Change is in the Air for Arts Corps

The fifth inning of the World Series had just ended, with the Chicago Cubs taking a 6-3 lead over the Cleveland Indians. It was game 7 of a seven game series, and if it’s not clear from my numerous tattoos and all that I talk about when people ask me about anything related to Chicago, I’m a HUGE Cubs fan. I love the Chicago Cubs since I was a baby. Growing up in Chicago, close to the baseball field, Wrigley Field, the one aspect of my life that was certain was my allegiance to the best baseball team in the multiverse, the Chicago Cubs. 

I happened to be in Chicago, with my colleague and dear friend, Jamel Mims, to pitch a hip hop education project to the International Education Funders Group. The presentation was the following day, so we were able to enjoy game with some my high school friends. Though the game was in Cleveland, Chicago’s streets were crowded with everyone spilling out of bars and their homes to celebrate a run for us, and decry a run for Cleveland. 

By the 8th inning, the game was tied. I was bent over at the waist, crying, because Cleveland was looking strong. I hadn’t eaten food really and only consumed beer, which seemed to have no effect on me. All of my Chicago friends looked the way I was feeling: lost and depleted. Executive functioning was limited as our hippocampus refused to hold memories. We repeated the same conversation over and over again. We were all prone to drastic mood swings. Time was mutable for us and each minute seemed to last either a second or an hour. Though the 8th inning ended, we didn’t fully grasp that the 9th inning was the last inning of the World Series. I was fixated on each individual play as if I alone had control over the outcome, and my computational skills were minimal.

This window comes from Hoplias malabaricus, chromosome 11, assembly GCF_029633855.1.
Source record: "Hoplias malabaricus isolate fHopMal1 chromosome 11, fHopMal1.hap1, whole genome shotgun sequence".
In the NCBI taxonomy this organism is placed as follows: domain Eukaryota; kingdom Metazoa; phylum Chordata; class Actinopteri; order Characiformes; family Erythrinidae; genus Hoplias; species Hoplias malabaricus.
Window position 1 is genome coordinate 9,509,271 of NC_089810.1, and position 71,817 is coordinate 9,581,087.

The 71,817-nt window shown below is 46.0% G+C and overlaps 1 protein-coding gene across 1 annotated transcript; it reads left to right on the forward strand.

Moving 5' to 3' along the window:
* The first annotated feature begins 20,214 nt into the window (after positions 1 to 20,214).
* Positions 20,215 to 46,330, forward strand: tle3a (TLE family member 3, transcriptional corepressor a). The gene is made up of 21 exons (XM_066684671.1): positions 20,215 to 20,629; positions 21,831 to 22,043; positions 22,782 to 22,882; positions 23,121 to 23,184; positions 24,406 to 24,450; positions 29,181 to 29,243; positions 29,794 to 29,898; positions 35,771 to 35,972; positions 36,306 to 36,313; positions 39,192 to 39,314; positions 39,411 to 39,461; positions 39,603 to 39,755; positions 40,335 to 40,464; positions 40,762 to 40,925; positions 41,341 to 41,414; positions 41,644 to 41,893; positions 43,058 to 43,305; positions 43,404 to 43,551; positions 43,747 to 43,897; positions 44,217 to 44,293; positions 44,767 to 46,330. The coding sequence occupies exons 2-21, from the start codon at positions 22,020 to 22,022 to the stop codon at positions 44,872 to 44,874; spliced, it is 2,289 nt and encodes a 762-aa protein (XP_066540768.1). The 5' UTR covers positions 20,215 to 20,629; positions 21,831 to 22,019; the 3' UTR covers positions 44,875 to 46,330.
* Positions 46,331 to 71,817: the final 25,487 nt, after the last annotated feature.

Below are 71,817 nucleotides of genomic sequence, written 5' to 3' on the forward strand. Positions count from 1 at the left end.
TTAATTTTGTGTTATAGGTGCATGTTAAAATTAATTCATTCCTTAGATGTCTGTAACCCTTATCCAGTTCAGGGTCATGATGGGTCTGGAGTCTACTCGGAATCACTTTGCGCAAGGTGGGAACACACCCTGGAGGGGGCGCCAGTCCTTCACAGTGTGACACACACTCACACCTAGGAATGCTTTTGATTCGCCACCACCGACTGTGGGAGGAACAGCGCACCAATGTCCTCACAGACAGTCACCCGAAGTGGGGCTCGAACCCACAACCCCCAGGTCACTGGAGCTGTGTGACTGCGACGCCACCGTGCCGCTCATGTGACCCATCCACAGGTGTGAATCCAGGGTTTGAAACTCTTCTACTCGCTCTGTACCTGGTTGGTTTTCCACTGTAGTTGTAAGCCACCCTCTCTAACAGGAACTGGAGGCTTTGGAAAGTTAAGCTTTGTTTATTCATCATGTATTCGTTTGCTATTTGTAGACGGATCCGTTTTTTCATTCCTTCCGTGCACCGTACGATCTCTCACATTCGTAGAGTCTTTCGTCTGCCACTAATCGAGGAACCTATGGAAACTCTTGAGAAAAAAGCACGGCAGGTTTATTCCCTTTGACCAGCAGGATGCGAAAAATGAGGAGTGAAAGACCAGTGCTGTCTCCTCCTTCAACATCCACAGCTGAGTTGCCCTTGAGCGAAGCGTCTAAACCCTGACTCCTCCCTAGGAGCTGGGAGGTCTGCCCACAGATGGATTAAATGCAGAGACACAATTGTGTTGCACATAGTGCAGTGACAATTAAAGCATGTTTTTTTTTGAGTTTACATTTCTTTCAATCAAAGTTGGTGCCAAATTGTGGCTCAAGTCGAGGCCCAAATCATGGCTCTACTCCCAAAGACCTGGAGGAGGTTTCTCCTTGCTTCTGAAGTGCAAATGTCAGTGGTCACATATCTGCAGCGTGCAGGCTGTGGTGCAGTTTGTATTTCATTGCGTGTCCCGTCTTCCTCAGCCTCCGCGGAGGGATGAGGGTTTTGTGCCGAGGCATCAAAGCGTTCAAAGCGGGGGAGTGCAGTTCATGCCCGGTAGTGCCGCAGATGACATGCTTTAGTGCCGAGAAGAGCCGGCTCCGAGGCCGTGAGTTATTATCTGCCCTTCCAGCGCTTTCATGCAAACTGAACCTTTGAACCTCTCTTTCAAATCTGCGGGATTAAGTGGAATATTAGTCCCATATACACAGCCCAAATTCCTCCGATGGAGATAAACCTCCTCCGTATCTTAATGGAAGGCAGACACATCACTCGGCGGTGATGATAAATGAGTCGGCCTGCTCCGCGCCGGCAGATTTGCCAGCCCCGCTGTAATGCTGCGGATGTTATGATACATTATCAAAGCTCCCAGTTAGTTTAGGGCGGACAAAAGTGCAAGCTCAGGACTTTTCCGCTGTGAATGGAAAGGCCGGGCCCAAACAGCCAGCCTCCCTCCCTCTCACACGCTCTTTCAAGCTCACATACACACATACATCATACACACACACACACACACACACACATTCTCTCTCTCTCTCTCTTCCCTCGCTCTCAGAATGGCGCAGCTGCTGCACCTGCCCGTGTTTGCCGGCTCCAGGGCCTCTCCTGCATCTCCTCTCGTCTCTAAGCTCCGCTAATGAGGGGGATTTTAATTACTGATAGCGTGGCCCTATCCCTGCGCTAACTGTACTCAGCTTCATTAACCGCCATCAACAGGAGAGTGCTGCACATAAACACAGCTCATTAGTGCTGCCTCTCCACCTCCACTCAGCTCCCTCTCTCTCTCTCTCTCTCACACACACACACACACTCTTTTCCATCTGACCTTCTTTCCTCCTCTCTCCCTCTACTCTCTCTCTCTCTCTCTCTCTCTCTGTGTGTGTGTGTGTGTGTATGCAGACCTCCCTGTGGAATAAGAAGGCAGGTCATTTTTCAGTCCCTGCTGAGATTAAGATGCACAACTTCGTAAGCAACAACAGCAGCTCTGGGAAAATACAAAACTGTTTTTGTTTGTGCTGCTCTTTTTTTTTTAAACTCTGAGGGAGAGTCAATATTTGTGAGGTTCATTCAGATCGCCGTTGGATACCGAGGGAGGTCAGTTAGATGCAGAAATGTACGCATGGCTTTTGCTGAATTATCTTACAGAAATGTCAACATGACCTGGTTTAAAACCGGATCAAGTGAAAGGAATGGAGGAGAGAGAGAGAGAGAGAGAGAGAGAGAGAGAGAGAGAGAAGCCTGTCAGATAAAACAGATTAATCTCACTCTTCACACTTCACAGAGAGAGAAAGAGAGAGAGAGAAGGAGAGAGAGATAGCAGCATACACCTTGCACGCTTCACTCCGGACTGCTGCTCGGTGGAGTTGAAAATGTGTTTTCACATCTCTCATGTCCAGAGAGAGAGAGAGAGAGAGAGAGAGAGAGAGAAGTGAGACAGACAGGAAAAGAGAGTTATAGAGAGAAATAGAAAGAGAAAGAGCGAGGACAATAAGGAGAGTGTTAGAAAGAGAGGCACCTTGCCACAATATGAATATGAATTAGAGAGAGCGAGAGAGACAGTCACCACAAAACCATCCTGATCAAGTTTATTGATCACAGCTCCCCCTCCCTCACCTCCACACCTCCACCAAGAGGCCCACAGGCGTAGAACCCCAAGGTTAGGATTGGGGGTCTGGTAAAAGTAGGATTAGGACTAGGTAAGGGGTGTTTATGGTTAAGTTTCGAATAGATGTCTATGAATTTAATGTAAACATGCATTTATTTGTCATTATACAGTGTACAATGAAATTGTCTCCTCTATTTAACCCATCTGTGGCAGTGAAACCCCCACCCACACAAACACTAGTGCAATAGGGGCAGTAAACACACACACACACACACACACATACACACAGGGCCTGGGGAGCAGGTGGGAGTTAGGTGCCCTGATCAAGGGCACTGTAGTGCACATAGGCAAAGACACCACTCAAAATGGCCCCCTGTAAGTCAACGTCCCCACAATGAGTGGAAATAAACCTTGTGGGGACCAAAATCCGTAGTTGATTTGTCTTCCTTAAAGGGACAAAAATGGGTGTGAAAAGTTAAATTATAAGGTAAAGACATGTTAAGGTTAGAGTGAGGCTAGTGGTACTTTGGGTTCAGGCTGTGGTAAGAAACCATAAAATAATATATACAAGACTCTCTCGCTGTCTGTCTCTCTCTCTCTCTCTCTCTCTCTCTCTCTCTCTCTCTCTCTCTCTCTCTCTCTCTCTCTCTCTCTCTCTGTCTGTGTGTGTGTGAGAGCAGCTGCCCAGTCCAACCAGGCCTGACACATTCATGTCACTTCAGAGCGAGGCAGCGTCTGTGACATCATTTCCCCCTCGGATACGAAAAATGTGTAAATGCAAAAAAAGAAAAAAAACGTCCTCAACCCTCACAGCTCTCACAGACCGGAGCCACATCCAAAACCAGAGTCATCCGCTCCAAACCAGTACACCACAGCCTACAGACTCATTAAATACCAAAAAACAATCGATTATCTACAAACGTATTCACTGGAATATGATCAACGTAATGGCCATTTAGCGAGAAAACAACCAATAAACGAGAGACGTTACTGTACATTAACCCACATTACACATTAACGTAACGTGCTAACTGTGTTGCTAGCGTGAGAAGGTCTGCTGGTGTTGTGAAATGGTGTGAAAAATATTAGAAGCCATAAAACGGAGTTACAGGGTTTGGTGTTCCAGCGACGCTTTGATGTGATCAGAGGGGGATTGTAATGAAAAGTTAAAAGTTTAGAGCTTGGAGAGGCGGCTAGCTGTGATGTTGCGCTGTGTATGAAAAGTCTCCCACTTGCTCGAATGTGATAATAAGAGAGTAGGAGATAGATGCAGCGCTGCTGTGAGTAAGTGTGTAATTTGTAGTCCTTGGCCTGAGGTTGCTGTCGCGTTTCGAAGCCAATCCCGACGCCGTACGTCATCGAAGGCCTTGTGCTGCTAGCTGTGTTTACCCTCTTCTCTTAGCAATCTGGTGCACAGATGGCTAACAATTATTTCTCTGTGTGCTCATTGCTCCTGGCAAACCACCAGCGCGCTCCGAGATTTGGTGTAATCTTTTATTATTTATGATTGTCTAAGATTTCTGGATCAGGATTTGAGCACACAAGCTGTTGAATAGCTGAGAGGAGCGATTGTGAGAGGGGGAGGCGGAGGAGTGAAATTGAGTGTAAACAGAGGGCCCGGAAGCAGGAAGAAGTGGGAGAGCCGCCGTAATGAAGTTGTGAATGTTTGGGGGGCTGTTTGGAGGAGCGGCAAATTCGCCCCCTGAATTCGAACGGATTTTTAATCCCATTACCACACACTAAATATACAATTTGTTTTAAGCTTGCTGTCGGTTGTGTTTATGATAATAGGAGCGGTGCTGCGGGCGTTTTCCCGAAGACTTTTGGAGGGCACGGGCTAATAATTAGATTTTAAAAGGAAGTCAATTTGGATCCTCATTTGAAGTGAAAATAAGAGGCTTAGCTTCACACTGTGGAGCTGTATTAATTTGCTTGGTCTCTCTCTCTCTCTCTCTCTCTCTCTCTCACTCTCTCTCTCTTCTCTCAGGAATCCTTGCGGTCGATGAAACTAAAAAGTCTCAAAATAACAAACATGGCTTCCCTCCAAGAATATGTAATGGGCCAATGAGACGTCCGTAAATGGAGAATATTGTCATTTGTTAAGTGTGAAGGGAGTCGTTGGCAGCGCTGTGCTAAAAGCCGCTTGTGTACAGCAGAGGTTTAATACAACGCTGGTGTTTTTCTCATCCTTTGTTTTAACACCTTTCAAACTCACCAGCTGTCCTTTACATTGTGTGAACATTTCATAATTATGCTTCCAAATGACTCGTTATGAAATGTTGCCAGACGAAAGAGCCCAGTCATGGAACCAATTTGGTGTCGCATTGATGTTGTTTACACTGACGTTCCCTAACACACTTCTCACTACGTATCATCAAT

Maybe I was feeling the beer after all…

With the game tied after the 9th inning, the rain started to come down hard in Cleveland, causing a rain delay. Time slowed. We waited. We drank more beer. I ate a hot dog and some chips. We barely spoke. Jamel looked at all of us warily, not sure of what we would do next. 

The tenth inning began with Cubs at bat. They started strong and scored two runs, which we celebrated loudly with tears. Cleveland was up at bat next and after two outs, they scored another run. The entire city of Chicago was silent for 2 minutes as the final Cleveland player stepped up to the plate. The pitcher threw the ball, Cleveland hit a groundball up the third base line, which was caught and thrown to the first baseman, who tagged the base for Cleveland’s third and final out. 

Time stopped when we realized the Cubs won the World Series! This was the first time the Cubs won, since 1908!! We jumped in the air, yelled, cried, and immediately went outside to hear others celebrating and crying and screaming too. We hugged strangers, laughed loudly, and even high fived police officers. It seemed as if everyone and their mother, including my own, was outside smiling ear to ear. It was the happiest day of my life. The next day, Jamel and I had a fantastic presentation, made some wonderful connections, and flew back to New York. My euphoria lingered as I went back to work, proudly wearing a Cubs hat and  nothing could bring me down.